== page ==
PPV alone does not address the posterior staphyloma, which would suggest some benefit in posterior scleral reinforcement in the form of episcleral macular buckling (EMB) for patients with MHRD or MRS. Ando et al. in 2007 suggested that the preferred procedure for MHRD in highly myopic eyes with posterior staphyloma was EMB rather than PPV [51]. The authors report retinal reattachment rates of 93% and 100% after primary and secondary EMB surgery, respectively, compared to 50% after PPV and 86% after redo surgery with an EMB [51]. The visual outcomes were also significantly better in the EMB group compared to the PPV group [51]. Other retrospective case series of EMB using varying types of macular buckles have also demonstrated significant improvements in visual acuity and long-term maintenance of macular hole closure and retinal reattachment [25,26,27,28,29, 52,53,54,55,56]. In 2011, Devin et al. reported the successful use of a T-shaped scleral buckle which can be threaded along a 2-mm band that is subsequently secured nasal to the superior and inferior recti; this technique has the added advantages of avoidance of muscle disinsertion, no use of posterior sutures and the ability to visually adjust the height of the buckle [5, 28]. A more recent study by Mura et al. reported on 21 primary or secondary MHRD cases which either used the T-shaped MB alone or in conjunction with PPV and reported a final retinal reattachment rate of 100% and a MH closure rate of 90% [28]. EMB have also been used in the management of MRS with a number of studies recommending a combination of macular buckling and vitrectomy in order to address both inner traction and the posterior staphyloma [57,58,59]. Recent published data, however, using a variation on ILM peeling have demonstrated macular hole closure rates of 80–100% and retinal reattachment rates of 100% using the inverted ILM flap technique, compared to 36–55% and 55–91%, respectively, using standard ILM peeling in cases with MHRD [60, 61].

In summary, macular buckling has not been widely adopted in the UK, and PPV surgery is generally considered the primary procedure of choice in eyes with MHRD and MRS where surgery is indicated. While it appears that a combined approach may yield better anatomic outcomes in MHRD cases, it remains unclear whether PPV alone would be a reasonable primary approach leaving EMB to those that fail primary surgery. The inverted ILM flap technique deserves further study as it may avoid the need for EMB. Limitations of the current study include the mixed study design and the small sample size. Larger numbers would be needed to demonstrate a significant change in visual outcomes given the limited scope for visual acuity improvements. Furthermore, the limited sample of vitreoretinal surgeons surveyed may not be representative of the whole UK practice. In order to represent current trends in the management of MRS and MHRD, it was necessary to involve different surgeons. However, inter-surgeon variation, and the variety of techniques used, may introduce additional confounding factors. Long-term visual acuity data of MRS cases that were managed conservatively are lacking, thus direct comparison with the surgically managed MRS group and identifying the optimal time for surgery were not possible.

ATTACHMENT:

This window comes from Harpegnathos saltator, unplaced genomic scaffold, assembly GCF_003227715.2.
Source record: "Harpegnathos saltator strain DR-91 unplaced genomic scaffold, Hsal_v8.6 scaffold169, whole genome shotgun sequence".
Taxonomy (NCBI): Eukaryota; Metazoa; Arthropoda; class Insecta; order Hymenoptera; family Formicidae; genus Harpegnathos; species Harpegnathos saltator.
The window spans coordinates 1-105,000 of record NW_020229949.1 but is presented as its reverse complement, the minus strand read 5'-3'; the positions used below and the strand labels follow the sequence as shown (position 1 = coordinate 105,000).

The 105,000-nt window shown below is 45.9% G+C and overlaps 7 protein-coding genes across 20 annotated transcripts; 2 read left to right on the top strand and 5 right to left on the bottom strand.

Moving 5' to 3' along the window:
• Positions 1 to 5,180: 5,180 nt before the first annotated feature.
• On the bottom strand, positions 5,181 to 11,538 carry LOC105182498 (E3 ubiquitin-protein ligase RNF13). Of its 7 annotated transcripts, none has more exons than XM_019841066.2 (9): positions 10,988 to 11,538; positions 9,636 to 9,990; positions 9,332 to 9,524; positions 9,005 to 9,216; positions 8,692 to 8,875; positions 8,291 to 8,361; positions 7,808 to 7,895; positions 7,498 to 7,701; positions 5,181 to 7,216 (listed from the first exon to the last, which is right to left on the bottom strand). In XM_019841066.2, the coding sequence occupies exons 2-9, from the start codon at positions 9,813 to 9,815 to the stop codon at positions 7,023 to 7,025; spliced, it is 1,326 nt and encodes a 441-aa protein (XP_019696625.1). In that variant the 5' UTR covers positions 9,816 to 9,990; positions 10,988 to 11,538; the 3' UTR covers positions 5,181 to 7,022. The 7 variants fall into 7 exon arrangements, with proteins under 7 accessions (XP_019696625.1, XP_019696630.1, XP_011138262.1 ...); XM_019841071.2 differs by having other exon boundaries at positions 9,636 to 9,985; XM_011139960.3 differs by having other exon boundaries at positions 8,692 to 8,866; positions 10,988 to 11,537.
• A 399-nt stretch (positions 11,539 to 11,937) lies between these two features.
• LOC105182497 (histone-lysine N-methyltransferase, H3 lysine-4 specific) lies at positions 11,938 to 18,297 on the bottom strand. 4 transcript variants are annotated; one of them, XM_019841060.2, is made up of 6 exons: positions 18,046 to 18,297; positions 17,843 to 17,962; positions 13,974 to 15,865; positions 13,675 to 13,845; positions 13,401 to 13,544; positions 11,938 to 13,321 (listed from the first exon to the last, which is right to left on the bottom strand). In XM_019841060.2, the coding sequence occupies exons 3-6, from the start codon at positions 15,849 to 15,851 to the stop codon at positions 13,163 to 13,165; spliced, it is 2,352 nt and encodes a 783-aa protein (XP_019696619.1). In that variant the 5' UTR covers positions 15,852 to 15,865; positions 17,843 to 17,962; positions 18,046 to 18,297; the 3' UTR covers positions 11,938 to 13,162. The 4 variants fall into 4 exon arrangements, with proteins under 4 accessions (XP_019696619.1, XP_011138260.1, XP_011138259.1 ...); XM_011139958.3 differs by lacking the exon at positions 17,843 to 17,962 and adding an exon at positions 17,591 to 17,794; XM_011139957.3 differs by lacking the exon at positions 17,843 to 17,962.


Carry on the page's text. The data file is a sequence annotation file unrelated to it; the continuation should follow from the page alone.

In conclusion, we present a study of primary PPV for the management of MHRD and MRS. Macular hole primary closure rates are low, which would suggest the need to consider EMB either as a primary or secondary procedure, but variations in surgical technique such as the use of the inverted ILM flap technique deserve further study. Anatomic and visual outcomes of the management of MRS are similar to those reported in the literature.

Summary

What was known before

  • Pathological myopia (PM) is a common cause of visual loss worldwide.

  • Among the spectrum of complications associated with PM, macular retinoschisis (MRS) and macular hole retinal detachment (MHRD) have been notoriously difficult to manage due to axial elongation of the globe, posterior staphyloma and chorioretinal atrophy.

  • Pars plana vitrectomy (PPV), encircling scleral buckle, peeling of ILM/pre-retinal membranes, various intraocular tamponade agents and macular buckle have all been used with variable success rates.

  • Traditionally, management in the UK has involved PPV, epiretinal membrane and internal limiting membrane peel with gas or oil tamponade but the literature regarding outcomes is limited.

  • According to the international literature available, macular hole closure rates using OCT monitoring have generally been low and varied from 10 to 100% and retinal reattachment rates have varied from 43 to 92%.

  • The surgical management of MRS has generally demonstrated significant anatomical and visual improvements.

What this study adds

  • Our present study demonstrates that PPV is the preferred approach for the primary surgical management of MHRD and MRS in the UK.

  • Primary macular hole closure rate was 25%, and limited visual improvements were demonstrated in 60% of eyes.

  • Anatomic and visual improvements were noted in 85% and 70%, respectively, of MRS cases managed surgically.

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Acknowledgements

The British Ophthalmological Surveillance Unit, The Royal College of Ophthalmologists, The COBRA Study Group and The Whipps Cross University Hospital Charitable Trust.

COllaboration of British RetinAl Surgeons (COBRA)

Stephen J. Charles, David Charteris, Richard J. Haynes, D. Alistair H. Laidlaw, David H. Steel, David Yorston, Tom H. Williamson, Hadi Zambarakji.

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Correspondence to Hadi Zambarakji.

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Laviers, H., Li, JP.O., Grabowska, A. et al. The management of macular hole retinal detachment and macular retinoschisis in pathological myopia; a UK collaborative study. Eye 32, 1743–1751 (2018). https://doi.org/10.1038/s41433-018-0166-4